Wednesday, 21 May 2014

I survived!

The first day, that is. For some reason I feel a massive sense or achievement - is that a bit sad? Here are the things I learnt from today (typical teacher - turning everything into a learning opportunity):

1. Plan more than you need
The afternoon really dragged - I was watching the clock intently willing the minutes to go past, purely because halfway through I realised I hadn't planned enough for the children to do and I knew I'd have a lot of time filling (read: wasting) to do.

2. Learn the fire drill procedures
A stale but important point. Luckily I'd been warned yesterday, but we had a fire drill today and there were a lot of little details of things I wouldn't know how to do if I hadn't found out.

3. Don't talk until it's silent
If they think you don't care if they're listening or not, they never will. 

4. Ask your TA about good/bad children combinations
Obviously only applicable if a) you have a TA and b) the TA knows the children well. I paired the children together today without knowledge of their relationships and found myself dealing with a few arguments and boisterous duos.

5. Find a book to read them - and be engaging with it!
I'm talking silly voices, actions and pulling faces - the kind of stuff my friends would cringe at. Who knew Year 6s would love being read to just as much as the little ones? It's a great time filler when you have a spare 10 minutes. Also, the type of age-appropriate books you'd be reading (I'm reading Anthony Horowitz to Year 5/6) will most likely contain the type of language you'd like them to use in their writing.

6. Have a list of maths and literacy games in your mind - or on your note board!
Obviously great as starters, but also for those spare few minutes before the bell... If you have any! (Clearly I need to plan more)

7. Don't rely on the laptop - have a back up plan
Sod's law, the laptop decided to freeze this afternoon - and I was relying on it for two activities! I had to think on my feet, but would have been better if I had some alternative things planned (hence the time filling/wasting as mentioned above).

8. Get to know the kids
An obvious one. I ended up having a 10 minute conversation today about Minecraft and a gaming YouTuber. Neither of which I knew anything about (I'm a good blagger). They will soon know that you actually do care about them.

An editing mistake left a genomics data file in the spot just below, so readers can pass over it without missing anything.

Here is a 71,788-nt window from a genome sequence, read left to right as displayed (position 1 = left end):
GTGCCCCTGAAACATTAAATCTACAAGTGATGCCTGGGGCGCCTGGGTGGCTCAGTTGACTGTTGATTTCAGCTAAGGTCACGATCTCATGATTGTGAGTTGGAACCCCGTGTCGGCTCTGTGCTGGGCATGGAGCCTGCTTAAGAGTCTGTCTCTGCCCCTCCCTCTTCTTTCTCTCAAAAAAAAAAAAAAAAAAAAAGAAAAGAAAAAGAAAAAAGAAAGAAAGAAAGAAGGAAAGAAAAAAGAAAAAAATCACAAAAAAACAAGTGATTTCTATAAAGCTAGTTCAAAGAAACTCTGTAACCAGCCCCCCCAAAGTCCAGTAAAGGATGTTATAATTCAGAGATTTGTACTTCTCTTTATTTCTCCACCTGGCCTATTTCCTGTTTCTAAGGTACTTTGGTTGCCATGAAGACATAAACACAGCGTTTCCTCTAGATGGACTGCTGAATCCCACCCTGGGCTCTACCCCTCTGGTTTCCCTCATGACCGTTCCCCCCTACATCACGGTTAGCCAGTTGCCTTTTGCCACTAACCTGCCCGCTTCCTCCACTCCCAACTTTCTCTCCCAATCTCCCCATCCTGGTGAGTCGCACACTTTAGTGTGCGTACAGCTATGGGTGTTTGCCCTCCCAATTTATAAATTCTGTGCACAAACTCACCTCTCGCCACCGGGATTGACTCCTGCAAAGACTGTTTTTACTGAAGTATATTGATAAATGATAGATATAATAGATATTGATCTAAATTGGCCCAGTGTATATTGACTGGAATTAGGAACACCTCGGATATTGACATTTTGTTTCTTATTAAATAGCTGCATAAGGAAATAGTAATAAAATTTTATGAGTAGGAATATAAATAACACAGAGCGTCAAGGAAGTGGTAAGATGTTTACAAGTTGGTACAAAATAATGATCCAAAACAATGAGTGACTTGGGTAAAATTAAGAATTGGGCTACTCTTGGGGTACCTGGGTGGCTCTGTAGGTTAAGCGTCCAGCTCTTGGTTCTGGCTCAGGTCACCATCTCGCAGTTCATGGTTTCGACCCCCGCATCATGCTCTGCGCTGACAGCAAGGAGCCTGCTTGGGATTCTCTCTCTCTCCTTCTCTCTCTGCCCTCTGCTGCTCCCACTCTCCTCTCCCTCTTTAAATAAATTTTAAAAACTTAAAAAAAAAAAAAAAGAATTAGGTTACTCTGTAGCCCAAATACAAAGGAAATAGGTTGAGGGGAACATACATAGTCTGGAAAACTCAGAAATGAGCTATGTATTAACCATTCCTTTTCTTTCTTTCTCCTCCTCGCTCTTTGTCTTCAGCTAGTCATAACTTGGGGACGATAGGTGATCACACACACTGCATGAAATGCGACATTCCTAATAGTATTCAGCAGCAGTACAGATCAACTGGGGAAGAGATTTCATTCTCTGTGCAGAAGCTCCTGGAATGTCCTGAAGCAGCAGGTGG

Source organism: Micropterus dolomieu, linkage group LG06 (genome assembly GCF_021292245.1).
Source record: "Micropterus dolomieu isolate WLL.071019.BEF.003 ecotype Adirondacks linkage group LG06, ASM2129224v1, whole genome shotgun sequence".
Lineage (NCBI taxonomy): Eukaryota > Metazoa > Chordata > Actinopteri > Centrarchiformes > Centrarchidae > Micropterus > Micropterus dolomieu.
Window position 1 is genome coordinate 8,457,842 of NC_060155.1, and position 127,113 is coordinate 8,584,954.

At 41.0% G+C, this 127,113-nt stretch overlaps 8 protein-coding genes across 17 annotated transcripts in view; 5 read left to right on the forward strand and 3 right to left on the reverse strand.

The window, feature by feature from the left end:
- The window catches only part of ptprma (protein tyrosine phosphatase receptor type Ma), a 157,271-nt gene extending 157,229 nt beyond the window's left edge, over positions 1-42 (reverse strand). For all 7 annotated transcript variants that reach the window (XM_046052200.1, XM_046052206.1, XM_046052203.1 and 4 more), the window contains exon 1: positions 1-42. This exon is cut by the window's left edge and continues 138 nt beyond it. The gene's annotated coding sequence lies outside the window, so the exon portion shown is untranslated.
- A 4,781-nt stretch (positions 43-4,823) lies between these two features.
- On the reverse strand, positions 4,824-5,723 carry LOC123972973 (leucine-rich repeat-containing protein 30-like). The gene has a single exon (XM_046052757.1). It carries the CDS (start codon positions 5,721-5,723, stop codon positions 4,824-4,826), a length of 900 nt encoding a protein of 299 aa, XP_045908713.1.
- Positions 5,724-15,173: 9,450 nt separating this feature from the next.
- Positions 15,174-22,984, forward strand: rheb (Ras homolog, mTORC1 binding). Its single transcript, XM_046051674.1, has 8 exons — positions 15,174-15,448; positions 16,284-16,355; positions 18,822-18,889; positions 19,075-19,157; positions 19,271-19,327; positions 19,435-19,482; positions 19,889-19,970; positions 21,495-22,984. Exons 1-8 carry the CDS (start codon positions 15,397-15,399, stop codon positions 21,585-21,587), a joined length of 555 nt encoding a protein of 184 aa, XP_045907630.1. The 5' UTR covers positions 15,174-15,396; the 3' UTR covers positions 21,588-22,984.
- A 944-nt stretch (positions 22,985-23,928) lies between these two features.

So that's eight lessons learnt in day one! If this carries on, by the end of this term I'll have 112 under my belt! (8 x 14 = 112, right? My brain is frazzled)

I got in at 9pm today - went to my second job straight after school at 6.30! It's now 10pm and I still need to plan. I should probably get off this blog but it's just so cathartic...

Find me on Twitter at @Miss_RQT (previously @MissNQT)


  1. Chalk today up as a success.
    With experience comes the ability to fill (waste) time when needed - but time can be wasted productively. (Is that an oxymoron!?)
    Stories are great - I find with Y5/6 not only read quality books but tell stories, invent them and create them with the children.
    Good model for writing too. I ask them pick a character, location and 3 objects then I tell (invent) a story that combines them - then after one or two installments get them to continue it.
    It really works and you can set it up to avoid 'MineCraft Steve' or 'Call of Duty' if you really want to!
    God speed to you - Bring on Day 2!

    1. Thanks for the idea - I shall be using that at some point!

  2. All of the above make very good sense. I am coming to the end of my PGCE in post 16 teaching (at the tender age of 49) and it is surprising how much of my world is similar to yours. I feel for you and concur re point 7. I had the same thing happen to me on the day of an observation, I had even taken the precaution of bringing two laptops. unfortunately the whole system had crashed and I had nothing in hard copy as a backup. The consequences were dyer and I ended up getting graded 4 as I turned into a gibbering wreck. But learn from these things, the following observation got a 2 and I did not need the myriad of hard copy resources that I had prepared as backup, but I can use them elsewhere in the future. I am also a Governor at my local primary and know that good CPD makes a difference. We had an NQT begin in September and was initially getting grades of 4. With good support and good CPD she was recently graded outstanding during the dreaded visit by OFSTED, so take any opportunity offered for further development